While most people today know Daymond John as the creator of the clothing brand FUBU and an investor on ABC's "Shark Tank," in the early 2000s, John worked closely with the Kardashian family.
In the first few seasons of E!'s "Keeping Up With The Kardashians," which premiered in 2007, John was responsible for integrating product placement on the show, he explained in a 2016 interview with 1010Wins that he recently tweeted. That meant finding brands for the Kardashian family to wear or talk about on the show, in order to give the brands exposure.
This was a difficult task at the time, because the Kardashians were just beginning their careers as fashion moguls and entrepreneurs, John explained on "The Wendy Williams Show" in April 2017. "Nobody would do it; they didn't believe in these girls," he said. He often paid to have his own brands, such as FUBU or Coogi, featured on the show.
As part of John's role, he had promised to appear on a few episodes of "Keeping Up With The Kardashians." Then, "Shark Tank" came along.
John was approached to join ABC's "Shark Tank" as an investor around 2008, but he initially turned it down "when I found out we were going to spend our own money," he joked in the 2016 interview. In fact, John thought the show was going to be a failure, he said at the Yahoo Finance All Markets Summit in 2017.
But, amid a recession, John realized it was the right time to diversify his business portfolio.
"I had 10 clothing companies, eight of them weren't doing well because nobody's buying clothing; they can't pay the mortgage," John said in 2016. "So, I said to myself, 'I'm only getting pitched clothing companies. I need to get pitched other things.'"
Suddenly, joining "Shark Tank" seemed more appealing, but there was a catch: John couldn't take the job because he was involved with "Keeping Up With The Kardashians," which appeared on a different network. "ABC said, 'You can't do any other show but ours,'" he said in 2016.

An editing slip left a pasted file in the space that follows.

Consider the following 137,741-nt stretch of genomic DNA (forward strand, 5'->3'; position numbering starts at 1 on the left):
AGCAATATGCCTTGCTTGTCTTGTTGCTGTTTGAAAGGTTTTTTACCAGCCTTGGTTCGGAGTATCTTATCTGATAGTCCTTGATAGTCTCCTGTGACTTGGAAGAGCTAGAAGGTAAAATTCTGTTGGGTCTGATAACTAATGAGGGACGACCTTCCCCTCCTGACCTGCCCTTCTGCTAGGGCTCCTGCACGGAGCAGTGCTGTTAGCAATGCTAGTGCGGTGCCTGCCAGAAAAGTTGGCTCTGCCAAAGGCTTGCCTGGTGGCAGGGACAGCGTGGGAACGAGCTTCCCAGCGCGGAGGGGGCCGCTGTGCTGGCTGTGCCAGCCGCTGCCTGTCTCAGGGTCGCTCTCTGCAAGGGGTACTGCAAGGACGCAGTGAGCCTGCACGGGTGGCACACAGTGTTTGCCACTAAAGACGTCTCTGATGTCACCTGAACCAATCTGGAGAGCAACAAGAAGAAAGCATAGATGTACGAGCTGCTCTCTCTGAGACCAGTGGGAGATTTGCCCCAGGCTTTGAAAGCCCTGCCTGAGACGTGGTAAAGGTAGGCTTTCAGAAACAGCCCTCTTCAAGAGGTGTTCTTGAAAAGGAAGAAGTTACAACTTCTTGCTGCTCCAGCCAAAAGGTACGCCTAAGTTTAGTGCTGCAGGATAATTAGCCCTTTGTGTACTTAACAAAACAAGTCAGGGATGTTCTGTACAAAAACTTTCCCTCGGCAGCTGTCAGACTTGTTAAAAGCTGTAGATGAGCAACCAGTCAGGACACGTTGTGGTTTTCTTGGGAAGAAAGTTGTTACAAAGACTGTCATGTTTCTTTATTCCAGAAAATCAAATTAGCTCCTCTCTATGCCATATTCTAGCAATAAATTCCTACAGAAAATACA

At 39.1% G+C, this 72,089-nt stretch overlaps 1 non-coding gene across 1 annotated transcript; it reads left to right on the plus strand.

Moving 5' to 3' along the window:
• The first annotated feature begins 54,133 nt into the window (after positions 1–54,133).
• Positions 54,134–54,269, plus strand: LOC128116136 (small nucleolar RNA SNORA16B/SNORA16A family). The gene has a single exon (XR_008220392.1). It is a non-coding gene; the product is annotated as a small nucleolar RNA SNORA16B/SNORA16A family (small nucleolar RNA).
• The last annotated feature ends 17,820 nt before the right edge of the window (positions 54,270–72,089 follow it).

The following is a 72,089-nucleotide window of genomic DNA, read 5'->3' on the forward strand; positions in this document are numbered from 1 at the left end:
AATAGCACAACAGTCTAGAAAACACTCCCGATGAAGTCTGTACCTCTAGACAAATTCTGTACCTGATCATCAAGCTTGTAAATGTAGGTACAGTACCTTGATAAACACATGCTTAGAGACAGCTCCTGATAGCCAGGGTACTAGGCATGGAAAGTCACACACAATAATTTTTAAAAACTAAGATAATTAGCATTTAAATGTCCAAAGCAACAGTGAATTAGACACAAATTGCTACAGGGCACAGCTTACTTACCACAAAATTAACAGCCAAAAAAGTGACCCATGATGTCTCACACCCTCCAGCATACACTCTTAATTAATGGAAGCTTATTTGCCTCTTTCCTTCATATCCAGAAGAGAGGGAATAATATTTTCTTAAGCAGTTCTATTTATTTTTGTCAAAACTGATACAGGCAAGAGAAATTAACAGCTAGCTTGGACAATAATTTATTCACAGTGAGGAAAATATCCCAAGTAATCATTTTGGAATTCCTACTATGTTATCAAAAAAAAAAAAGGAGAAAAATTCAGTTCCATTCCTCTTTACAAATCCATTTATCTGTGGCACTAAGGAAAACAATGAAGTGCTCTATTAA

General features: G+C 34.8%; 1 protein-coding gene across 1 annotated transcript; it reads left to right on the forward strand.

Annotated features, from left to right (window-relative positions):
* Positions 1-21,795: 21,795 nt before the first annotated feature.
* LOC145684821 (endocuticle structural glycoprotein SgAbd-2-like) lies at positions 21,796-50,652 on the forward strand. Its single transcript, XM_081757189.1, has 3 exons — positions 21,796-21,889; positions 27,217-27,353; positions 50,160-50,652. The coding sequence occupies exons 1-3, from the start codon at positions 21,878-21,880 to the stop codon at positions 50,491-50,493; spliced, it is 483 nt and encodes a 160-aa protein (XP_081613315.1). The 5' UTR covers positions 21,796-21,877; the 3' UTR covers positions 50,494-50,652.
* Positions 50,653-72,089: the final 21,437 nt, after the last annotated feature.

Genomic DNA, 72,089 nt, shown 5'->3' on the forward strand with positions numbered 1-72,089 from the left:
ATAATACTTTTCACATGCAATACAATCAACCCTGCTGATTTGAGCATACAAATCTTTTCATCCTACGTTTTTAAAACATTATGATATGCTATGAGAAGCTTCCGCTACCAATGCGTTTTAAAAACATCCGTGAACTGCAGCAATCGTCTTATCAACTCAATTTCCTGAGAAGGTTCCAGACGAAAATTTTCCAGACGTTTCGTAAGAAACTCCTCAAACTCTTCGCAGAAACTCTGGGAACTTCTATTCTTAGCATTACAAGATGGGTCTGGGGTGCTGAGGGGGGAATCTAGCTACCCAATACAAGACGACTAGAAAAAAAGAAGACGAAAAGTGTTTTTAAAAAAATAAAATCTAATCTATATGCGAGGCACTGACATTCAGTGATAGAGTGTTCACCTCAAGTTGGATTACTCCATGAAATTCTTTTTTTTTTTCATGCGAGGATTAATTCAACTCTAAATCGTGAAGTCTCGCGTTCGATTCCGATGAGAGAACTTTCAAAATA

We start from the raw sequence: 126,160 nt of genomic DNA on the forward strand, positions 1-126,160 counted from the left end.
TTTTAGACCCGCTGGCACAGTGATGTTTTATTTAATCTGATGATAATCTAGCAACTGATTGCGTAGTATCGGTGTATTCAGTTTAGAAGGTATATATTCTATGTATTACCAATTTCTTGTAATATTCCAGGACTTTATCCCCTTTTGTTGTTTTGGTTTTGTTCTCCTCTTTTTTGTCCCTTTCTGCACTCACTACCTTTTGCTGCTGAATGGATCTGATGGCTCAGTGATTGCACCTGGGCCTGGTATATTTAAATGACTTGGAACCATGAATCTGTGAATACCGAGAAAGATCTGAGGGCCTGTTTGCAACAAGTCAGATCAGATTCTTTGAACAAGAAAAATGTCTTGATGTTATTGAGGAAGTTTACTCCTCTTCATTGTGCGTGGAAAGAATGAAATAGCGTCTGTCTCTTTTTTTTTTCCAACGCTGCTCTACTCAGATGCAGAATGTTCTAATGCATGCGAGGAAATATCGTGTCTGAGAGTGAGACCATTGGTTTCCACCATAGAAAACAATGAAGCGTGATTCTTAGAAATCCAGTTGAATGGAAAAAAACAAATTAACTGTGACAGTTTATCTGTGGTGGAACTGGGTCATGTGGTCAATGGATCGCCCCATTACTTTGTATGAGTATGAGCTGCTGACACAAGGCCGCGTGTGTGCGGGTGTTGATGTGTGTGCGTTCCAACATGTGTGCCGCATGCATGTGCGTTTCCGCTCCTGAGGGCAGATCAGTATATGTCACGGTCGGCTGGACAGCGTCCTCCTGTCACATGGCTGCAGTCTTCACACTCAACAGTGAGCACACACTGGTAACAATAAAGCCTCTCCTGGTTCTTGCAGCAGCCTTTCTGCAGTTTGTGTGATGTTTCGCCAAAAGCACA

When Khloe Kardashian heard about the conflict, "she basically fired me from the show" so he could pursue "Shark Tank," John said in 2016. "She said she would never get in my way."
Before officially joining "Shark Tank," John negotiated on one more term: the opportunity to meet with television producer Mark Burnett. "I said, 'OK, I will go out there and shoot the show, but I need to be able to pitch Mark Burnett three of my ground-breaking television ideas if I do,'" John said at the Yahoo Finance All Markets Summit.
In the end, this "firing" from the Kardashians' show had a fortuitous ending; John has been on more than 180 episodes of "Shark Tank," and currently appears on the show's 11th season. Affectionately nicknamed "The People's Shark," many of the companies he's invested in have gone on to have great success.
For example, the sock brand Bombas now brings in $100 million a year, as of April 2019. And one of John's largest "Shark Tank" investments ($300,000 for a 30% share) was the barbecue company Bubba Q's, which was doing $16 million in sales as of 2017.
And despite going their separate ways, John and the Kardashians remain on good terms.
"You always had the respect from me and you always had the ability to see things others couldn't!" Khloe Kardashian tweeted in response to John sharing the story of their working relationship. "Now... everyone sees keep on shining only love over here."
"Say what you want about the Kardashians, but they are a force to be reckoned with and care deeply for the people they love," John tweeted on Jan. 5.
Disclosure: CNBC owns the exclusive off-network cable rights to "Shark Tank."
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